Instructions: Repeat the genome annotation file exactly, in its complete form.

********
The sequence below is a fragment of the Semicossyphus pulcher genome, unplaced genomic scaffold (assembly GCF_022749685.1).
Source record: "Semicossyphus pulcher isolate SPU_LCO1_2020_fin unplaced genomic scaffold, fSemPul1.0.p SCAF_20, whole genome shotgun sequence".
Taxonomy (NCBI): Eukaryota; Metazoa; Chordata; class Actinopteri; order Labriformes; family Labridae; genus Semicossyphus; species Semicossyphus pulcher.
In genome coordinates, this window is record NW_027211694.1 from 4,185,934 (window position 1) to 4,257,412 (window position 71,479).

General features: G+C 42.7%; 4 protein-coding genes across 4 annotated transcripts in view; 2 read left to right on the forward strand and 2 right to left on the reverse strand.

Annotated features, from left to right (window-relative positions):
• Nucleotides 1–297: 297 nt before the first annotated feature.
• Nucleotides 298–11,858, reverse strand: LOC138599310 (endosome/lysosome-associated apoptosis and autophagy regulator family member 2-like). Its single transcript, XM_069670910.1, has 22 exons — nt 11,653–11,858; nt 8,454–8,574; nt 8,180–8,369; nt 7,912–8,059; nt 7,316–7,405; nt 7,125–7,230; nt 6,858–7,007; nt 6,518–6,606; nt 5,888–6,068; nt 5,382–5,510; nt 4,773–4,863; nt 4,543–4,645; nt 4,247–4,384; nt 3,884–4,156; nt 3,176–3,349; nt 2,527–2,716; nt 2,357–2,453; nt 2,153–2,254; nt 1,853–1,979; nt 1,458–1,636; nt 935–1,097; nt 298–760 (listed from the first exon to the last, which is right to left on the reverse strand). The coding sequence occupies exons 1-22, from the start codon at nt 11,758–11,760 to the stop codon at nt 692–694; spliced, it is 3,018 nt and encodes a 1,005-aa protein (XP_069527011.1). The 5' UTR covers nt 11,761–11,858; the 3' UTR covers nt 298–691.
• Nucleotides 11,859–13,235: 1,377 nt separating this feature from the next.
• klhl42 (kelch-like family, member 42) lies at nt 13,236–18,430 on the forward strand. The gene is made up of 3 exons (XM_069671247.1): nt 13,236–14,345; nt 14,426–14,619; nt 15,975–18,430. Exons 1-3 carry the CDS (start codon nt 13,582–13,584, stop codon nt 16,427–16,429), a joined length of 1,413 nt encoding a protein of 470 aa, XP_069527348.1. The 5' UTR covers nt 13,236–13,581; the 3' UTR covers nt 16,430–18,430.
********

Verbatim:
The sequence below is a fragment of the Semicossyphus pulcher genome, unplaced genomic scaffold (assembly GCF_022749685.1).
Source record: "Semicossyphus pulcher isolate SPU_LCO1_2020_fin unplaced genomic scaffold, fSemPul1.0.p SCAF_20, whole genome shotgun sequence".
Taxonomy (NCBI): Eukaryota; Metazoa; Chordata; class Actinopteri; order Labriformes; family Labridae; genus Semicossyphus; species Semicossyphus pulcher.
In genome coordinates, this window is record NW_027211694.1 from 4,185,934 (window position 1) to 4,257,412 (window position 71,479).

General features: G+C 42.7%; 4 protein-coding genes across 4 annotated transcripts in view; 2 read left to right on the forward strand and 2 right to left on the reverse strand.

Annotated features, from left to right (window-relative positions):
• Nucleotides 1–297: 297 nt before the first annotated feature.
• Nucleotides 298–11,858, reverse strand: LOC138599310 (endosome/lysosome-associated apoptosis and autophagy regulator family member 2-like). Its single transcript, XM_069670910.1, has 22 exons — nt 11,653–11,858; nt 8,454–8,574; nt 8,180–8,369; nt 7,912–8,059; nt 7,316–7,405; nt 7,125–7,230; nt 6,858–7,007; nt 6,518–6,606; nt 5,888–6,068; nt 5,382–5,510; nt 4,773–4,863; nt 4,543–4,645; nt 4,247–4,384; nt 3,884–4,156; nt 3,176–3,349; nt 2,527–2,716; nt 2,357–2,453; nt 2,153–2,254; nt 1,853–1,979; nt 1,458–1,636; nt 935–1,097; nt 298–760 (listed from the first exon to the last, which is right to left on the reverse strand). The coding sequence occupies exons 1-22, from the start codon at nt 11,758–11,760 to the stop codon at nt 692–694; spliced, it is 3,018 nt and encodes a 1,005-aa protein (XP_069527011.1). The 5' UTR covers nt 11,761–11,858; the 3' UTR covers nt 298–691.
• Nucleotides 11,859–13,235: 1,377 nt separating this feature from the next.
• klhl42 (kelch-like family, member 42) lies at nt 13,236–18,430 on the forward strand. The gene is made up of 3 exons (XM_069671247.1): nt 13,236–14,345; nt 14,426–14,619; nt 15,975–18,430. Exons 1-3 carry the CDS (start codon nt 13,582–13,584, stop codon nt 16,427–16,429), a joined length of 1,413 nt encoding a protein of 470 aa, XP_069527348.1. The 5' UTR covers nt 13,236–13,581; the 3' UTR covers nt 16,430–18,430.